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Charles Dickens Museum

About.com Rating 4 Star Rating
User Rating 5 Star Rating (2 Reviews)


Charles Dickens Museum, London

Charles Dickens Museum

© Laura Porter, licensed to About.com, Inc.
The Charles Dickens Museum at 48 Doughty Street is the only surviving London home of Charles Dickens. He lived there between 1837 and 1839 while writing The Pickwick Papers, Oliver Twist, Nicholas Nickleby, and Barnaby Rudge. He moved in with his wife Catherine, his eldest son Charley, his brother Fred and his sister-in-law Mary Hogarth. While staying at 48 Doughty Street, his two daughters Mary and Katey were born, and his sister-in-law died at only seventeen years old.

This museum is included in the list of:
Famous London People Museums and Houses.

The museum closed during 2012 (the bicentenary of Charles Dickens's birth) for a £3.1 million refurbishment.

There is now disabled access to all but the very top floor with a lift/elevator installed in no.49, the connected building next door. There are also education rooms and a cafe too. The basement kitchen has been restored and the attic rooms have been opened up for the first time.

Visit Duration 1 hour +

Silhouettes of a young Dickens guide you around the Dickens Museum

Silhouettes of a young Dickens guide you around the building

© Laura Porter, licensed to About.com, Inc.

Opening Hours
Mon-Sun: 10am-5pm.

The museum is open every day of the year, including Christmas Day.

Tickets (2012)
Adults: £8
Concessions: £6
Children 6-16: £4.00
Children under 6 years: free.

Contact Information

Address Charles Dickens Museum, 48 Doughty Street, London WC1N 2LX

Nearest Tube Stations Russell Square or Holborn

Use Journey Planner to plan your route.

Telephone Number 020 7405 2126

Official Website www.dickensmuseum.com

You may well also enjoy a day trip from London to visit Dickens World.

Charles Dickens Museum Review

Dining Room, Dickens Museum

Dining Room

© Laura Porter, licensed to About.com, Inc.
I first visited the Dickens Museum in 2008 when I did the Charles Dickens' London Walk book review, and I returned for a preview of the reopening in 2012.

This is a former home of the great author and opened as a museum 1925. Following the major refurbishment, the building is much more historically accurate now and the rooms are decorated as Dickens would have known them.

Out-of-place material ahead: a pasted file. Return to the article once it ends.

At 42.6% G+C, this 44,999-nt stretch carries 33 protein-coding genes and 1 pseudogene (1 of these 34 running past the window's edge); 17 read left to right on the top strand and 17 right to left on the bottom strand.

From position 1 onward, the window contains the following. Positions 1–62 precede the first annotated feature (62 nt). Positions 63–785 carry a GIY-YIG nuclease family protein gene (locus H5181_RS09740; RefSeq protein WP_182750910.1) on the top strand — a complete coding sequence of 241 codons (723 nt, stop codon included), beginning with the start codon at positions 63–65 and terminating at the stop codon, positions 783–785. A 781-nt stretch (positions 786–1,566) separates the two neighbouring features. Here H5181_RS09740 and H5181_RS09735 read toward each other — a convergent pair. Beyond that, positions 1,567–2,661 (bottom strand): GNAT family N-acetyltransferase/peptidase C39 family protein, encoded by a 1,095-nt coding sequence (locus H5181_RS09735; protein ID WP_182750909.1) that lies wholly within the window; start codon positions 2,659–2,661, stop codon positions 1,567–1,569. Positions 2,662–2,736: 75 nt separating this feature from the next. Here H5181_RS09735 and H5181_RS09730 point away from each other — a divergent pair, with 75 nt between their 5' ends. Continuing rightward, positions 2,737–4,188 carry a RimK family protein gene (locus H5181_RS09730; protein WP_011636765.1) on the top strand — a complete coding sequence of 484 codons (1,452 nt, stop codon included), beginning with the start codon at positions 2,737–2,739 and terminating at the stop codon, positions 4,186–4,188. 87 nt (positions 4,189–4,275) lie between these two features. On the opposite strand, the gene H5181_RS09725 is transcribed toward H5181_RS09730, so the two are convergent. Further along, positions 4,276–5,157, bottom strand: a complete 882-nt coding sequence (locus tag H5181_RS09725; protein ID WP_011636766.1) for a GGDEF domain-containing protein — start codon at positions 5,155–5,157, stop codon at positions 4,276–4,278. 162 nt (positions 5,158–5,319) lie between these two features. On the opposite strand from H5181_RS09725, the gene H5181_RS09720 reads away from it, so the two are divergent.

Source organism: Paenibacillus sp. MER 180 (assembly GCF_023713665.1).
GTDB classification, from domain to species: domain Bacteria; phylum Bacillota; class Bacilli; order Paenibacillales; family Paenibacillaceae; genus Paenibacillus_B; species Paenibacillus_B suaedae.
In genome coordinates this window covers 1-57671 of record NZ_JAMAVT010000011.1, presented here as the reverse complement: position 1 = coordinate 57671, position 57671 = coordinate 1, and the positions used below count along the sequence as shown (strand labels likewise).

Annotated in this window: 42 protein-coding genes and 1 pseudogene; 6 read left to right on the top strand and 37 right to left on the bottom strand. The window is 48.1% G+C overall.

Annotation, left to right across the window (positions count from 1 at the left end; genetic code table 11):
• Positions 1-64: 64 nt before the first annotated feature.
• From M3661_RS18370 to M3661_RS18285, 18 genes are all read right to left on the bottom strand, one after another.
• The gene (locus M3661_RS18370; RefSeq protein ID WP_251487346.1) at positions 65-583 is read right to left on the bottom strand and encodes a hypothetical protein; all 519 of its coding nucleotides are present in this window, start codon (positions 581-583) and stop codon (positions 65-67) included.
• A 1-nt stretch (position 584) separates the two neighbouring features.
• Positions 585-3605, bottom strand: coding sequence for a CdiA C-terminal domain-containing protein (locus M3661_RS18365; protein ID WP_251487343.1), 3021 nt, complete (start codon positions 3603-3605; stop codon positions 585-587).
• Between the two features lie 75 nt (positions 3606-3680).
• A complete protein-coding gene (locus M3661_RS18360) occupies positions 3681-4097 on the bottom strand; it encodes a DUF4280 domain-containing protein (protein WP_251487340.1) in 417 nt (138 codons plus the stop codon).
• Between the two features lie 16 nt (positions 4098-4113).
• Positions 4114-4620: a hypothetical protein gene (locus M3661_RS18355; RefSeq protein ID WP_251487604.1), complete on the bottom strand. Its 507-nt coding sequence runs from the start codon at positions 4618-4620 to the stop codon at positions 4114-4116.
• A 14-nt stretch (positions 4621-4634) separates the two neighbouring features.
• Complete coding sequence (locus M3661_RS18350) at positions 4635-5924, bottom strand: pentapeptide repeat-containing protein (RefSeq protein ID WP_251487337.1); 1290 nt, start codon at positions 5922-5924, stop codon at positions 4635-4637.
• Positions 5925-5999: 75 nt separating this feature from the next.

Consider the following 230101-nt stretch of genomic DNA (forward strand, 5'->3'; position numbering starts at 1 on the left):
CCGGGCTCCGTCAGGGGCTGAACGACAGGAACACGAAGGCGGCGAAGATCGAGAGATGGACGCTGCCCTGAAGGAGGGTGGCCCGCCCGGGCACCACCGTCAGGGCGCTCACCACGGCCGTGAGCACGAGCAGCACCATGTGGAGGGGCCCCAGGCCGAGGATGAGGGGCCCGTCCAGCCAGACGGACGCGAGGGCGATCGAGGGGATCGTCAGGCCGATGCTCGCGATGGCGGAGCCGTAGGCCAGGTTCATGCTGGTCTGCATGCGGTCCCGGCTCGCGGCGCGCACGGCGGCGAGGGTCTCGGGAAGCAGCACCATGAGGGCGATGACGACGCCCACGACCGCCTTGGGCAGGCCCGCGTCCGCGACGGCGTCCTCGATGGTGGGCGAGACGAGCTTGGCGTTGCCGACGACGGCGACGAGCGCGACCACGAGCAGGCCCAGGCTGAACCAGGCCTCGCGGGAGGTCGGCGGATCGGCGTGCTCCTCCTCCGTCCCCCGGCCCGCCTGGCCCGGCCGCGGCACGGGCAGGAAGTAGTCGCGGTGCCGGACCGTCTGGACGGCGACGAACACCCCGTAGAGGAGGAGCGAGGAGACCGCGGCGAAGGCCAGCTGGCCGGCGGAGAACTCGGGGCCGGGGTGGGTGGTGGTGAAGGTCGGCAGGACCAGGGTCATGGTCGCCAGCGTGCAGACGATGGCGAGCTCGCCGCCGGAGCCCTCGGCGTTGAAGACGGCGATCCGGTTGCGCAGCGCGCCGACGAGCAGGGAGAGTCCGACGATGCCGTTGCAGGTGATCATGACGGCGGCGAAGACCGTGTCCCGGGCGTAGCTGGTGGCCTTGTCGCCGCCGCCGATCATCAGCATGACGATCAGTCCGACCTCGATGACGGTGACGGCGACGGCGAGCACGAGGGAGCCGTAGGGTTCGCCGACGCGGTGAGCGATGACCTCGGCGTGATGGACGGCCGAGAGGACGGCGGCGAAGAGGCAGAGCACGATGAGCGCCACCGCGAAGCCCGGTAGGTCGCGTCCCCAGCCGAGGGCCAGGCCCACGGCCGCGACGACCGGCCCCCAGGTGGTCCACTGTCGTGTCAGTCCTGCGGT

Instead of labels in the rooms, or a folder of information, all visitors are given a Plan and Visitor Guide produced in the style of Dickens's "monthly parts" which was how he first published his novels. It's a lovely booklet but must be given back at the end of your visit. It only includes a few paragraphs about each room so if you need to know more details about the objects on display you will need to ask a member of staff or a museum volunteer.

Some atmospheric sounds have been added but there are no overt nods to the modern day so the museum seems more like an historic building. In no.49, there is a fascinating timeline around the walls on the second floor and there are some IT resources too. On the first floor there is a temporary exhibition so there is always a reason to return.

User Reviews

Reviews for this section have been closed.

 5 out of 5
Fun & Historically Meaningful Museum!, Member cammieks

We were in London for a school trip a few years ago, (son 15, Mom 45, Grdpa. 70). Took a side trip here and were so glad we did! Very educational for my son and me, to see the home of this famous author. For Grdpa., it was like visiting a ""rock star's"" home, since he has read every Dickens book multiple times! We bought a cool jigsaw puzzle in the gift shop which had drawings to represent each of the books. Every Christmas we put that puzzle together and remember our London trip!

2 out of 2 people found this helpful.

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